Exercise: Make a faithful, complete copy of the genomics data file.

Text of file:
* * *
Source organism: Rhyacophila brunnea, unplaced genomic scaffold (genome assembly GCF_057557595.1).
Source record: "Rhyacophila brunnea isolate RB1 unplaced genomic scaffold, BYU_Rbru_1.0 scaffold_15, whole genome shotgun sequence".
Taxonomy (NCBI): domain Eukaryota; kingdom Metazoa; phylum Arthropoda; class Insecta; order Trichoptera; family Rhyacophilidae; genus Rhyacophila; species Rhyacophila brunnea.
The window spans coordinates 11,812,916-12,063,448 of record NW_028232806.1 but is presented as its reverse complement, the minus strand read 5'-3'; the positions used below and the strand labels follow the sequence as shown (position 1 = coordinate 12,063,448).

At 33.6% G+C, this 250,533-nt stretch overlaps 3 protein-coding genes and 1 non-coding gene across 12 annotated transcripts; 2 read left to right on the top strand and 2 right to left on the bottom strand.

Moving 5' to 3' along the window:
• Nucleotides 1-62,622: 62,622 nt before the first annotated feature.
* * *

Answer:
Source organism: Rhyacophila brunnea, unplaced genomic scaffold (genome assembly GCF_057557595.1).
Source record: "Rhyacophila brunnea isolate RB1 unplaced genomic scaffold, BYU_Rbru_1.0 scaffold_15, whole genome shotgun sequence".
Taxonomy (NCBI): domain Eukaryota; kingdom Metazoa; phylum Arthropoda; class Insecta; order Trichoptera; family Rhyacophilidae; genus Rhyacophila; species Rhyacophila brunnea.
The window spans coordinates 11,812,916-12,063,448 of record NW_028232806.1 but is presented as its reverse complement, the minus strand read 5'-3'; the positions used below and the strand labels follow the sequence as shown (position 1 = coordinate 12,063,448).

At 33.6% G+C, this 250,533-nt stretch overlaps 3 protein-coding genes and 1 non-coding gene across 12 annotated transcripts; 2 read left to right on the top strand and 2 right to left on the bottom strand.

Moving 5' to 3' along the window:
• Nucleotides 1-62,622: 62,622 nt before the first annotated feature.